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Decorating a teenager's bedroom

Rebecca Elliott / 01 August 2016

Growing children have different needs, so read our tips and ideas for decorating a teenager's bedroom to create a cosy space for work and play.

Teenager's bedroom
A floor to ceiling wardrobe and bed with built-in storage provides plenty of storage space. Pictured: the Elkin range in cream from Hammonds.

As children grow and become teenagers their needs change. Their bedroom, once a colourful playroom that was always open to you, needs to grow up with them and become their own private space for studying, relaxing with friends and storing their seemingly endless possessions. So how do you go about revamping your child’s bedroom and turning it into a haven for teens?

Let them plan

Get your child excited to be planning their new bedroom and come up with colour combinations, patterns and styles that they like. Go old-school and create a mood board with magazine clippings or, for a digital alternative, virtual scrapbooking site Pinterest is a great tool for planning a makeover – simply type in ‘teenage bedroom’ into the search box and you’ll be bombarded with fantastic and creative ideas that can be ‘pinned’ onto your own board for you to come back to later. 

You can do this together or, depending on age, let them use their own account. Once they’ve amassed a good stash of their favourite pins look through them to pick out common themes that they like and prioritise the most important, but lay down ground rules and a budget so your child doesn't get carried away.

Read our guide to using Pinterest

Provide plenty of storage space

Remember that a child’s bedroom is often one of the smallest rooms in the house so every inch counts, and teenagers accumulate a lot of stuff. 

There might be toys they are keeping hold of for sentimental reasons, mounds of reference books for all the different subjects they’re studying and, inevitably, all the make-up, clothes and sports equipment that they grow into. Some of this, such as old toys, might be able to be packaged up and stored in a garage or loft, but the rest will need a home. Look for creative storage solutions – such as seating or a bed with storage built in, and consider floor to ceiling wardrobes to make the most of the space available.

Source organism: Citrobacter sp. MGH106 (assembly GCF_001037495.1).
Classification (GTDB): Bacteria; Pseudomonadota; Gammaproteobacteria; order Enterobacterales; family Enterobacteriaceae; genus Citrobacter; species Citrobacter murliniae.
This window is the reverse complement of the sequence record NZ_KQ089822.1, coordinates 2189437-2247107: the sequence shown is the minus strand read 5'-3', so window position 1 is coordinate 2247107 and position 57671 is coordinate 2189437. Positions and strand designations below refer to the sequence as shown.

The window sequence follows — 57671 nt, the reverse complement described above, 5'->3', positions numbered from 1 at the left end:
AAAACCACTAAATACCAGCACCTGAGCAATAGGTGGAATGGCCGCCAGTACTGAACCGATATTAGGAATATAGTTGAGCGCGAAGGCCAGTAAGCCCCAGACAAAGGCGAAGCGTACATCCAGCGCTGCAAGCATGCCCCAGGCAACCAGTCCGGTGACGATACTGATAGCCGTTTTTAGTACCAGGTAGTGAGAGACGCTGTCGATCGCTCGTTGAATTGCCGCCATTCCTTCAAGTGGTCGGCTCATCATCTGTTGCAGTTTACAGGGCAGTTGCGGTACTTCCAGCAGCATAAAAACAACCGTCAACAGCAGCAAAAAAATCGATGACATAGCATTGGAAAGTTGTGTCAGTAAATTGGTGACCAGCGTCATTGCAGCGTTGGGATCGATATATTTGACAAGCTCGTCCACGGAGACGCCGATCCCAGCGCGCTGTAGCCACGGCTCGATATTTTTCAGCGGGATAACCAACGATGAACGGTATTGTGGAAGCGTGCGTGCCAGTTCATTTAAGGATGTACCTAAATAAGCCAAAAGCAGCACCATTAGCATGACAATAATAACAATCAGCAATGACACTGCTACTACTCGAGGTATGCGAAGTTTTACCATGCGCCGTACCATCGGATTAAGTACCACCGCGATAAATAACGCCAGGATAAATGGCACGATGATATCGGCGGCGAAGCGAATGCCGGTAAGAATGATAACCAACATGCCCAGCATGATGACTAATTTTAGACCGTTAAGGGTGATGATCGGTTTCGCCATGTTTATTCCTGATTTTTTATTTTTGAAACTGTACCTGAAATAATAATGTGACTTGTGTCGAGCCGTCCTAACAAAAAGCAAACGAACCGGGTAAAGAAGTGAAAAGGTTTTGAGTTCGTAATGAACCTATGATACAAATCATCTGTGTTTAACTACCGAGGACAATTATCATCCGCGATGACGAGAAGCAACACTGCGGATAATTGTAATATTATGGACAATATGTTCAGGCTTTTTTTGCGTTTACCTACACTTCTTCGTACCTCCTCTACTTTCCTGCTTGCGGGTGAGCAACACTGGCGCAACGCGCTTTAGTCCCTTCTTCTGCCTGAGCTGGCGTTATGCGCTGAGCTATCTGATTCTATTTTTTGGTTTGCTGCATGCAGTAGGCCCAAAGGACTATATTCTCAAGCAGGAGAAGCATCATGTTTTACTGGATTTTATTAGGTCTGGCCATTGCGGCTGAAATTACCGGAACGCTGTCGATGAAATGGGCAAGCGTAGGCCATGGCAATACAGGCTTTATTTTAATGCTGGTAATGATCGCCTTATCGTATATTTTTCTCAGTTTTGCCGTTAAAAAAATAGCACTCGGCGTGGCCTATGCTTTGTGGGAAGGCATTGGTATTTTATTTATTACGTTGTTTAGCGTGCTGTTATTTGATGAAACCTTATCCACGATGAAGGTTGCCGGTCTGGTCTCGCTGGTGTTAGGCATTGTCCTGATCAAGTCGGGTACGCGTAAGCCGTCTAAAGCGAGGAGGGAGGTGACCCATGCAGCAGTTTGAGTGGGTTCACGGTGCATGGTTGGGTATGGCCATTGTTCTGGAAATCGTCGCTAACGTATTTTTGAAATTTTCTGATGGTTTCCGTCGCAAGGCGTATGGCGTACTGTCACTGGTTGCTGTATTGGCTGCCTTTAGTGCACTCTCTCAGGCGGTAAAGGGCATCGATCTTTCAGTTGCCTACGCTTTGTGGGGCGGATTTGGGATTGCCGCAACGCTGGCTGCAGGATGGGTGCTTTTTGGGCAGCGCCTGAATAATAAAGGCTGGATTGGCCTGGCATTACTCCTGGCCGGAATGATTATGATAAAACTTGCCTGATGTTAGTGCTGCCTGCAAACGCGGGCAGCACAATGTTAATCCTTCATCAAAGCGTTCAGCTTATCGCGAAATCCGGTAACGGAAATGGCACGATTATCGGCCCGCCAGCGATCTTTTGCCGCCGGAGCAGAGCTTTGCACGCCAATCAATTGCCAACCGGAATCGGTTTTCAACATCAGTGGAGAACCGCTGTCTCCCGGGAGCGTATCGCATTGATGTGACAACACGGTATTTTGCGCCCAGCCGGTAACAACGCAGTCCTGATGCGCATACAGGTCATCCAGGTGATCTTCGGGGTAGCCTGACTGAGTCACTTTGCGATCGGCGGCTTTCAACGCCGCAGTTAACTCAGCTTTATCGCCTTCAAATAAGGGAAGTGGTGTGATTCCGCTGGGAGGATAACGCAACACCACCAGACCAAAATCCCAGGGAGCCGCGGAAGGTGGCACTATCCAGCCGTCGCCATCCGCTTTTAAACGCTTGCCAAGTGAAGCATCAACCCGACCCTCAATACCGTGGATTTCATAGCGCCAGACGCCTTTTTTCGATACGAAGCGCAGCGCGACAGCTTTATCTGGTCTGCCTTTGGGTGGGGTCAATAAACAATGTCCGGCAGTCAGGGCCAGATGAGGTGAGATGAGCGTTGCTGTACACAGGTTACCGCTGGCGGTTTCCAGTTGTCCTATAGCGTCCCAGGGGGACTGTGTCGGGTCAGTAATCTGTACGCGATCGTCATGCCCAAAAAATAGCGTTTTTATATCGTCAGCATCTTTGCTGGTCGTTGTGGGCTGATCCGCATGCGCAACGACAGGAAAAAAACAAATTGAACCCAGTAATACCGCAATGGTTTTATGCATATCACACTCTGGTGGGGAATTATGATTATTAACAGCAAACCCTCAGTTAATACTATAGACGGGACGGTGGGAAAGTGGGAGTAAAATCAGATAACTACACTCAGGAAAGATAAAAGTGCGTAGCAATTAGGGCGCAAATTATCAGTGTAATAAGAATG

Find out how to maximise wardrobe space

Create a study nook

Teenagers will definitely need a space to study, so make sure they have a desk that’s kept clear of clutter. Shelving near the desk will help keep their books and binders organised and to hand when they're at their desk. Look for fun and funky desk accessories to make this study space an enjoyable place for them to sit - the high street stores like Paperchase and Primark, plus online stores such as Red Candy, are full of fun organisers, lamps, pin boards and desk accessories to really make this space stand out. Never underestimate the importance of an Instagram worthy space for a teenager.

You can get desks with storage space built in or put shelves up above it, or even get a wall-mounted cupboard to keep the dust off. If they use a laptop you could use an old writing bureau that can be closed up when not in use, allowing the room to transform from a study to a sanctuary in an instant.

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Make it homely

When teenagers have a lot going on – be it exams or drama in their social circle – they need a space to relax and chill out. Their bedroom should be their safe space, so make it cosy. Some nice cushions and fairy lights, or a comfy chair or big beanbag in front of the window where they can sit on their phone, will give it a calm, homely feel. A cosy but cool feel will also make their bedroom a good place for them to relax with friends after school – you might not like the idea of a house filled with teenagers but at least you’ll know where they are!

Allow for change

Your child is still growing and their taste is going to change, so their bedroom needs to be versatile. Opt for modern neutral furniture, such as the Elkin range from Hammonds (available in cream and white) and highlight with colourful accessories, framed posters and soft furnishings that can be rearranged. 

If your child wants to go for something really outlandish then have one key area – such as a statement wall or item of furniture, so that updating it later down the line is not too much of a hassle.

Have fun

You might feel sad to be deconstructing a child’s bedroom – after all, you probably have fond memories of decorating it when they were born and reading them bedtime stories. You might even have warm and fuzzy feelings for the tantrums they used to throw when you tried to get them ready for bed now that they're in the distant past. Take comfort in the fact that decorating a teenager’s bedroom is a wonderful opportunity to get a glimpse of the adult they are going to become as they carve out the part of the family home that's ‘theirs’. Understand their different needs and let them express themselves – within reason! The memories of the first bedroom they decorate themselves will stay with them for life, so be a part of it and help them find their personal style.

Read our top ten rules of interior design

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The opinions expressed are those of the author and are not held by Saga unless specifically stated. The material is for general information only and does not constitute investment, tax, legal, medical or other form of advice. You should not rely on this information to make (or refrain from making) any decisions. Always obtain independent, professional advice for your own particular situation.